Dir: Lance Comfort | Cast: Clifford Evans, Deborah Kerr, Dennis Arundell, Aubrey Mallalieu | UK Drama 78′
A straightforward history lesson plainly aimed at drumming up support from the isolationist United States of 1941, Penn of Pennsylvania wasn’t ready for cinemas until Pearl Harbor had already forced America’s hand and thus rendered this film obsolete by the time it finally opened in Britain at the end of January 1942. It received only a perfunctory New York airing at the end of 1943 retitled Courageous Mr. Penn to suggest action rather than history and was then quietly forgotten. (The print on YouTube is of the US version, with hasty-looking credits containing errors and omissions – Edmund Willard is billed as ‘Edward’ and the name of director of photography Ernest Palmer is missing altogether.)
Precisely because it’s moment was so brief makes Penn of Pennsylvania extremely interesting viewing today. In many respects it ironically resembles a German ‘genius’ film of the same period such as Friedrich Schiller (1940), in which a fiery young hero back in the Bad Old Days defies convention and outrages the reactionary old establishment. Both a jury of Penn’s peers and Charles II himself (played by Dennis Arundell) are shown taking the side of the dashing young Mr. Penn against the dead weight of the establishment.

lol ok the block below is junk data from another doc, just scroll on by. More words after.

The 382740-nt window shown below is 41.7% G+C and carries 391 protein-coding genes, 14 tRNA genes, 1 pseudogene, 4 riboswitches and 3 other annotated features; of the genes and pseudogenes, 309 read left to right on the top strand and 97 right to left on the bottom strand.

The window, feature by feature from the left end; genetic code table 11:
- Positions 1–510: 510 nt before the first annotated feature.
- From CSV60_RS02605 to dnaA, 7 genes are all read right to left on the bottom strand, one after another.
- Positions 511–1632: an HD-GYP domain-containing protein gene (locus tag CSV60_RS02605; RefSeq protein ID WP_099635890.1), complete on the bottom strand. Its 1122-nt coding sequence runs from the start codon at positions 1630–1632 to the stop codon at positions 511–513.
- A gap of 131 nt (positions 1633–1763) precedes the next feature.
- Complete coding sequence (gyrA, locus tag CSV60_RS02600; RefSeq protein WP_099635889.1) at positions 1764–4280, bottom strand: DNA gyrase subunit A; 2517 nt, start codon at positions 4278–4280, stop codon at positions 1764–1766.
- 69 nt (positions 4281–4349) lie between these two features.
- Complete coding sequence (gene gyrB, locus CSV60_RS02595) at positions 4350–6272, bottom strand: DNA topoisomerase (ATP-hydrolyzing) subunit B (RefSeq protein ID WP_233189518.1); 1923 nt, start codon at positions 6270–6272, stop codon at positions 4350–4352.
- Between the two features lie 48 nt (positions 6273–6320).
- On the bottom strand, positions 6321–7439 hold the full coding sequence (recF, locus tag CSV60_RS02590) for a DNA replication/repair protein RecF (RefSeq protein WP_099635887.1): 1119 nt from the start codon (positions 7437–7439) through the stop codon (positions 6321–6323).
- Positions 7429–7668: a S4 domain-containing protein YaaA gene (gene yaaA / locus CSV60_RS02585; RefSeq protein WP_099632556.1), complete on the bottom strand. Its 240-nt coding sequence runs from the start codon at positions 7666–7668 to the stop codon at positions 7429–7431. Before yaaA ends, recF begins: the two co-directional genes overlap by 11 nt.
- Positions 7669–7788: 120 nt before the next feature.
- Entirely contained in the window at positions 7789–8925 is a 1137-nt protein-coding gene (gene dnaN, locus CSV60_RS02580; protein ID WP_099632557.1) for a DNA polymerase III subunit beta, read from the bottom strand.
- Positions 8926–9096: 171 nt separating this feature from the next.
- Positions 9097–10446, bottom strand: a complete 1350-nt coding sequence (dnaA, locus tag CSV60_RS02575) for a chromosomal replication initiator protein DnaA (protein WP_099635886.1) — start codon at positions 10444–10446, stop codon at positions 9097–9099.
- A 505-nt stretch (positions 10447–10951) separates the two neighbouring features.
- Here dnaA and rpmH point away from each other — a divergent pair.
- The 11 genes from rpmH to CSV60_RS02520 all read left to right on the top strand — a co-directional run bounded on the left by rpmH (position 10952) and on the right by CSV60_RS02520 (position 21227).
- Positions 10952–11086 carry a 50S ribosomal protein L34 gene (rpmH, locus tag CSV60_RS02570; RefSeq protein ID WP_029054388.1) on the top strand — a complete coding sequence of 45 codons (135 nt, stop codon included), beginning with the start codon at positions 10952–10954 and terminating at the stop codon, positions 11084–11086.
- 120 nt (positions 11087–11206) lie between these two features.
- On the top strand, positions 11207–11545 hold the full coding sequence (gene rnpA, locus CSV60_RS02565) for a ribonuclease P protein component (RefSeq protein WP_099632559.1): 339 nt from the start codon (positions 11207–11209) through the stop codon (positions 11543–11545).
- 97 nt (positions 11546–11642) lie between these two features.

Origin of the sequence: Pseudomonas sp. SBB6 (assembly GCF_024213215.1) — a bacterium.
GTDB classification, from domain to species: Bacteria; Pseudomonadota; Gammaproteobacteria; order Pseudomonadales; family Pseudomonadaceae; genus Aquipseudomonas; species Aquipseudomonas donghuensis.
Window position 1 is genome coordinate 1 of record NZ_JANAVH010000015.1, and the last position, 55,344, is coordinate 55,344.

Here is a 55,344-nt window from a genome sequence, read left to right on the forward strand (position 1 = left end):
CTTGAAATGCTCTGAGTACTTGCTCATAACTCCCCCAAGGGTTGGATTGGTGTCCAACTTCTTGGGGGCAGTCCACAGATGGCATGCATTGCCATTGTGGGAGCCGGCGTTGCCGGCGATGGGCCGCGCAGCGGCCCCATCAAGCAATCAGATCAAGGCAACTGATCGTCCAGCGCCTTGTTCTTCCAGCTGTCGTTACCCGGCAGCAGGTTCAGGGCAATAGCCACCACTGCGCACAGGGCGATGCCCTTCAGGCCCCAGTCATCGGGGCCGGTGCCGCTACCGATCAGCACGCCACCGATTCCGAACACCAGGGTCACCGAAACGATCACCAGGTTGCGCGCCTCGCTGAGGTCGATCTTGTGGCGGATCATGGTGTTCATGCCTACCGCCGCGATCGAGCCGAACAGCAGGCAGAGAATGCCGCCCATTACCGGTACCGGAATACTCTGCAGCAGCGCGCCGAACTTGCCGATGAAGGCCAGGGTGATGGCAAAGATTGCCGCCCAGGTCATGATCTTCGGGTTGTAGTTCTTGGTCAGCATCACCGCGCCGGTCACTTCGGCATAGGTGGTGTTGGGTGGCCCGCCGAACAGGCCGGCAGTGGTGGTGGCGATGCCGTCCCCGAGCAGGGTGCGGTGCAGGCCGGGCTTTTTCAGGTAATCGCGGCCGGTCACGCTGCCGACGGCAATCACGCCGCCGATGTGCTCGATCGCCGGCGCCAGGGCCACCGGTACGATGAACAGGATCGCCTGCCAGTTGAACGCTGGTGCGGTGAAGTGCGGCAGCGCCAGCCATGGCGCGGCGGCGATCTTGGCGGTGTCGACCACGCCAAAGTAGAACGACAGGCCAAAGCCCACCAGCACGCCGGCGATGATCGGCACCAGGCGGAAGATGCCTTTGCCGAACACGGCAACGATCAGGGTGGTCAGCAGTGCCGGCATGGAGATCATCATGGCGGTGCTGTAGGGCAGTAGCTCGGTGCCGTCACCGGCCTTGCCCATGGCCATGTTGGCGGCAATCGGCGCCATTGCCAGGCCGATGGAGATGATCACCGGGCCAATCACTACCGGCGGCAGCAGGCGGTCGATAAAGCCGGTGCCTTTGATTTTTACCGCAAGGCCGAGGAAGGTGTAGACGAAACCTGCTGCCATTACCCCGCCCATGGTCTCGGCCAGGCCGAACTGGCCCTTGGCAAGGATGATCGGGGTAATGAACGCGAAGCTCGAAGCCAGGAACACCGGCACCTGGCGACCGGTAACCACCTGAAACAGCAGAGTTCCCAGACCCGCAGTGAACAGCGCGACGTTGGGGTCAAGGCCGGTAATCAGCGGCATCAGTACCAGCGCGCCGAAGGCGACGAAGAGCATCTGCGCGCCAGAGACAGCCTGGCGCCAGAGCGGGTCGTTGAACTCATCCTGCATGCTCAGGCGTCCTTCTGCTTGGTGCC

The Merry Monarch thoughtfully opines for the benefit of any future waverers across the Pond that “We could take America and turn it into a vast continent whose freedom of thought and liberty of conscience will be the birthright of every man”. Penn goes one better by declaring “We would treat the Indians as brothers and gain their friendship”; although he’s later required to show himself handy with his fists to prevent the lynching of one of his new brethren. Penn also makes a point of obliging his colleagues to leave their weapons at home when he comes to negotiate with the local chief.
(A strange moment occurs when the King himself solicits the opinion of a gentlemen that he addresses as “My Lord Halifax”, who we then cut to in close-up – the actor himself is like many others in the film unidentified in the credits – so that he can respond “I think that Mr. Penn is an extremely brave gentlemen, and I should like to wish him luck.”)
The cast includes many familiar faces in wigs – including Henry Oscar as Samuel Pepys and Gibb McLaughlin as the Indian Chief (fortunately the latter isn’t playing a speaking part) – embellished with handsome sets and photography and William Alwyn’s first score for a feature film. A radiant young Deborah Kerr plays his wife Guli, whose memory a title informs us “was always with him” after her death in 1696. The film omits to mention that he remarried two years later and fathered nine more children. @RichardChatten
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